How it helps
Music sessions facilitate joy, laughter (and sometimes tears!), create an outlet for emotion, encourage a conversation, foster a connection with others and the environment, (even in more advanced dementia), encourage engagement with open eyes, smiling, stimulate speech, maintain physical co-ordination, strength and independence.
The sessions create pride in personal achievement, whether by singing, recovering a sense of identity, respect, autonomy, remembering words, dancing, recovering a memory, maintaining balance while standing up with support. The sessions create a deeper sense of connection between loved ones and their families and the opportunity to share a moment of joy together.
One gentlemen who used to waltz, loved to teach staff how to ‘do it properly’ giving him a sense of agency and pride. One lady, who hadn’t been heard to speak for four years, after only a few music sessions, formed meaningful sentences and engaged in a short conversation with eye contact and curiosity.
The group music sessions bring smiles and tears of joy to husbands, wives, children and relatives who are overjoyed to see their loved one enjoying themselves and engaging with the world around them. It is a kind of magic!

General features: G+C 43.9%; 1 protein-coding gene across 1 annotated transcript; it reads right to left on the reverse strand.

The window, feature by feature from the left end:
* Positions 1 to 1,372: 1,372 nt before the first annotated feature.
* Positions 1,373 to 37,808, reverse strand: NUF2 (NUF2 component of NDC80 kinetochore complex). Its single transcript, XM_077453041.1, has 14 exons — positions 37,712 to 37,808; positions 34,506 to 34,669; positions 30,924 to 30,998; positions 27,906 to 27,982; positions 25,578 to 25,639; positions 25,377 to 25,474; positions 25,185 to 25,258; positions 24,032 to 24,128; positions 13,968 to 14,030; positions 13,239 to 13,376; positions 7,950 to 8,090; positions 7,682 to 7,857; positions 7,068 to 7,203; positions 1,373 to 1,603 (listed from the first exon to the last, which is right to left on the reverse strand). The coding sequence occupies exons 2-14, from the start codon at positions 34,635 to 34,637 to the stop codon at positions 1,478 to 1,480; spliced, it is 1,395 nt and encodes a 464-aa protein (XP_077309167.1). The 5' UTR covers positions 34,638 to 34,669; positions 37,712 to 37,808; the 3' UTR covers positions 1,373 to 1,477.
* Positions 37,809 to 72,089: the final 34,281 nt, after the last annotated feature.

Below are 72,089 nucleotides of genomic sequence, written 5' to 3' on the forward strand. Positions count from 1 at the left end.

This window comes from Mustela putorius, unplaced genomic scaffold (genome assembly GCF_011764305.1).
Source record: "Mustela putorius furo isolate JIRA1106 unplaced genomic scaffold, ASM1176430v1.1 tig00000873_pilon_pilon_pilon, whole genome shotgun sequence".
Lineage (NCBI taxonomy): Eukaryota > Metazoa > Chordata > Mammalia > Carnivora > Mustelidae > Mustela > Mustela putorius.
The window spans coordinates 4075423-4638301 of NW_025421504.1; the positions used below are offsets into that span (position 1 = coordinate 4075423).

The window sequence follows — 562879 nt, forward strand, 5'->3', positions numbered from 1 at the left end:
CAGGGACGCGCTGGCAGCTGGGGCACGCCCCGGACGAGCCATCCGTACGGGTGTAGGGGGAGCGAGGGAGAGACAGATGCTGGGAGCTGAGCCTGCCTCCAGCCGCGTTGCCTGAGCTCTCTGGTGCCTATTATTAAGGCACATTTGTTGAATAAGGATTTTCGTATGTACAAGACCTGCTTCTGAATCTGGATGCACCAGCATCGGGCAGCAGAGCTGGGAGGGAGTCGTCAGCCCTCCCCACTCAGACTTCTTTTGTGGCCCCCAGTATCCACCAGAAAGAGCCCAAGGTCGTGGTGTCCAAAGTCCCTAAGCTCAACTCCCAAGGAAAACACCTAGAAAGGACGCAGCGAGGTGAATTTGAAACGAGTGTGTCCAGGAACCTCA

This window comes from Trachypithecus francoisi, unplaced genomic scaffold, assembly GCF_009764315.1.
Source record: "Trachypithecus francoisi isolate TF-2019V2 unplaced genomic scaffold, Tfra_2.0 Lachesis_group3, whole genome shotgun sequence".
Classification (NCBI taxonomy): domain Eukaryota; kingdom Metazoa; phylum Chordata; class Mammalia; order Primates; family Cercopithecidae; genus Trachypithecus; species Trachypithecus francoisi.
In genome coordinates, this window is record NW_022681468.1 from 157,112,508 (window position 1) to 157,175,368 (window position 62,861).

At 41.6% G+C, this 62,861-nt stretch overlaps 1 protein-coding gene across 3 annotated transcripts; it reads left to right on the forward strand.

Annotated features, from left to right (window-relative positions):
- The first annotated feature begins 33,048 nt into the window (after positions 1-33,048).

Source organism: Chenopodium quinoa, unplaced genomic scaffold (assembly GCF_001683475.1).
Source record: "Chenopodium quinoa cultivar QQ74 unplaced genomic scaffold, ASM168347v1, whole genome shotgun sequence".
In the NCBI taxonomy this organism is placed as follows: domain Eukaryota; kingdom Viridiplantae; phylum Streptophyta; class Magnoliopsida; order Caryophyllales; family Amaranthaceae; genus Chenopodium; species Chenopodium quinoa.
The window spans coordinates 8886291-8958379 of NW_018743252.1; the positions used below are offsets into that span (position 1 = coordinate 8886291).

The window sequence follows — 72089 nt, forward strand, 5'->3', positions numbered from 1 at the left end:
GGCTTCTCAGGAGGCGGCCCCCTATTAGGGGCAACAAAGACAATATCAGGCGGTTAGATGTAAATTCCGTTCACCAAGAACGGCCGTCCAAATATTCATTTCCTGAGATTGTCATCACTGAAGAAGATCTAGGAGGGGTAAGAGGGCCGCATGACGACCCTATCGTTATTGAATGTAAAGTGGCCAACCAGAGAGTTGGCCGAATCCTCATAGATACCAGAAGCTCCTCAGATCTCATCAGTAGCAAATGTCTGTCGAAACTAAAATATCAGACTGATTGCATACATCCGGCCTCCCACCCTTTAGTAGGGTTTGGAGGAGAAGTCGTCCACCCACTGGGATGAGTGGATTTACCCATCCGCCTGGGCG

They have said they are so glad their relative has the chance to have this available to them.
All families are very warmly invited to join in with the group sessions. It creates a party atmosphere and fosters a closer bond between family members, often inspiring conversations about memories that were otherwise deeply buried.
Care staff morale and sector resilience
Although some may be shy at first at joining in, staff love to see their residents happy and having fun. Music sessions are also extremely valuable stress relief during a long day. When care staff join in with the songs, they have the opportunity to relax with the residents and a creating a deeper bond through a sense of play.
A musician can act as a facilitator with pinch-point areas within the home, or help with some tasks, such as improving co-operation walking to the dining room at mealtimes using songs, and can also help care staff develop a deeper connection with residents.
Examples from recent situations:
Familiar songs helped one resident to co-operate in moving from her chair to bed, without needing to use a hoist which saved the care team time and energy.
One gentleman was blocking a doorway and wouldn't move but his favourite song, The Bonnie Banks o' Loch Lomond, encouraged him to look up smile, his body to relax, and he could move with ease. It saved time for the carers during the busy lunch period.
One lady was very agitated and angry but became calmer when her favourite song was sung gently to her.
Another resident was very stiff during personal care, but when she heard a song that was meaningful to her, Amazing Grace, she smiled, said thank you, and relaxed, which made the task go more swiftly and easily.
A resident who refused to eat was encouraged to have a whole bowl of soup and two cheese sandwiches while being sung Cheek to Cheek.
A lady who was in a diabetic stupor, gradually regained energy hearing Roll out the Barrel, and started to perform the actions with a giggle.
One man who refused to walk, became more positive and happy, after attending several music group sessions and started to walk again, which reduced the number of carers needed for his personal care from two to one on a regular basis.